We know this time of year brings out all the ghosts, goblins and ghouls. Ideally, we like seeing them stick to the graveyard on the TV screen and not our bedrooms. However, ‘Ghosting’ may be more nuanced than it seems. We cover key questions around identifying this phenomenon, what drives it, and times where it may be safest to do the ‘ghosting’ ourselves.
How do you know if you’ve been ghosted?
It’s tricky to understand what ‘ghosting’ truly is. Often there is ‘icing’ or ‘breadcrumbing’ which involves people leaving the door open to reconnect later or giving small bits of inconsistent attention to keep the person thinking of them. Ghosting, in this sense, tends to be used in a dating context. It means ending a personal relationship by suddenly withdrawing without explanation.
Being ghosted can feel intensely uncomfortable, saddening and isolating. This experience can taps into our primal fears of being judged as “undatable” and unworthy. These ideas of rejection can trigger similar neural networks in our brain associated with pain, even when there isn’t any romantic interest in the person. In many cases, when we experience ghosting, research shows we’re at risk of being less satisfied with our lives, feeling more helpless and lonelier in general.
What drives ghosting?
Interestingly, newest research shows that ghostees (people who were ghosted) and ghosters explain their understanding of why it happens with similar reasons. These were:
- Blaming the other person
- Blaming the self
- Affordances of apps
- No obligation to communicate
- Concern for the other person.
Ghosters on dating apps, in a recent study, showed their reasons for doing it was because they saw the other person as “boring, someone who falls in love easily, or someone with “issues” such as fear of commitment”.
Other reasons were behaviours on the date. Ghosters found the other person “pushy, disrespectful, racist” or didn’t want to argue with them or cause further pain about their reasons for leaving. Ultimately, there were also people who ghosted because they did not feel emotionally ready to start dating or were afraid they couldn’t meet the other’s expectations.
What can you do about it?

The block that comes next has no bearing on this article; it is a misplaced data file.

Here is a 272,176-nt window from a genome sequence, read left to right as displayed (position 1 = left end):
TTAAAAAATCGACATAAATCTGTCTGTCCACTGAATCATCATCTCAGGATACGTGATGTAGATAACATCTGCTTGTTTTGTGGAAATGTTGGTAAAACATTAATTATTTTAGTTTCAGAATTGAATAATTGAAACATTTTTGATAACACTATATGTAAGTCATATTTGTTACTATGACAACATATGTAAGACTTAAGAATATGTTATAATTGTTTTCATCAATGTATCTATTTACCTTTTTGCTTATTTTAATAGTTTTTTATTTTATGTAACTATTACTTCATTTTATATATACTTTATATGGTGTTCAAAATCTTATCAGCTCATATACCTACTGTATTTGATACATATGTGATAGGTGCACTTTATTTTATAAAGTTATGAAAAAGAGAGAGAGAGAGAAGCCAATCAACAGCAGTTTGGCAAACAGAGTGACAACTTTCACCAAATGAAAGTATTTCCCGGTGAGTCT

There may be circumstances, especially when anyone is concerned about their safety, or the safety of others and ghosting is the safest option. There may be physical or verbal abuse, or harassment causing fears that this person will continue sending nasty messages or unwanted content. In which case the first step is to not respond to them and seek support (i.e., calling 000, the police, a lawyer and domestic violence hotline, 1800 RESPECT).
Whilst some people had closure, most didn’t find peace from re-engaging with the ghosters to get a reason why. One participant in a recent study said, “He was very angry and clearly not happy that I called him. I apologized and promised I would not contact him again until he would reach out to me.”
So one of the most useful things we can do is reflect on what it teaches us and keep a growth mindset.
Research shows that people with stronger destiny beliefs felt better about ghosting, used it to end relationships and would likely do it again. However, those with a growth mindset, showed the opposite pattern. They would rather address things directly and learn from the experience to leave both people at peace.
What can it teach you?
Ghosting can often highlight a clash in values, communication ability and emotional regulation between people. Intentioned or not, one thing that can help is asking yourself – Would I want to be with someone who doesn’t communicate clearly or take responsibility for ending things? If the person is too anxious to respond to your message or clearly share their stance, how would they cope in a partnership where we need resilience and vulnerability daily?
Often, by letting ghosters float away to the graveyard, we make space and energy to build stronger, healthier relationships. This can take us much closer to a romantic partner that is right for us.
Nonetheless, there may be things that being ghosted can teach us about our own behaviour. Maybe there are ways we can improve in communicating warmth, being more responsive and mindful of providing space and learning who someone is, before we invest too much of ourselves. Ultimately, it can give us permission to let go of someone who may not align with what we want out of ourselves and step out of that graveyard into a brighter future.
Throughout October we will be diving into the topic ‘Despooking Mental Health’. We will be unmasking stigmas, discussing the psychology behind ghosting and encountering energy vampires.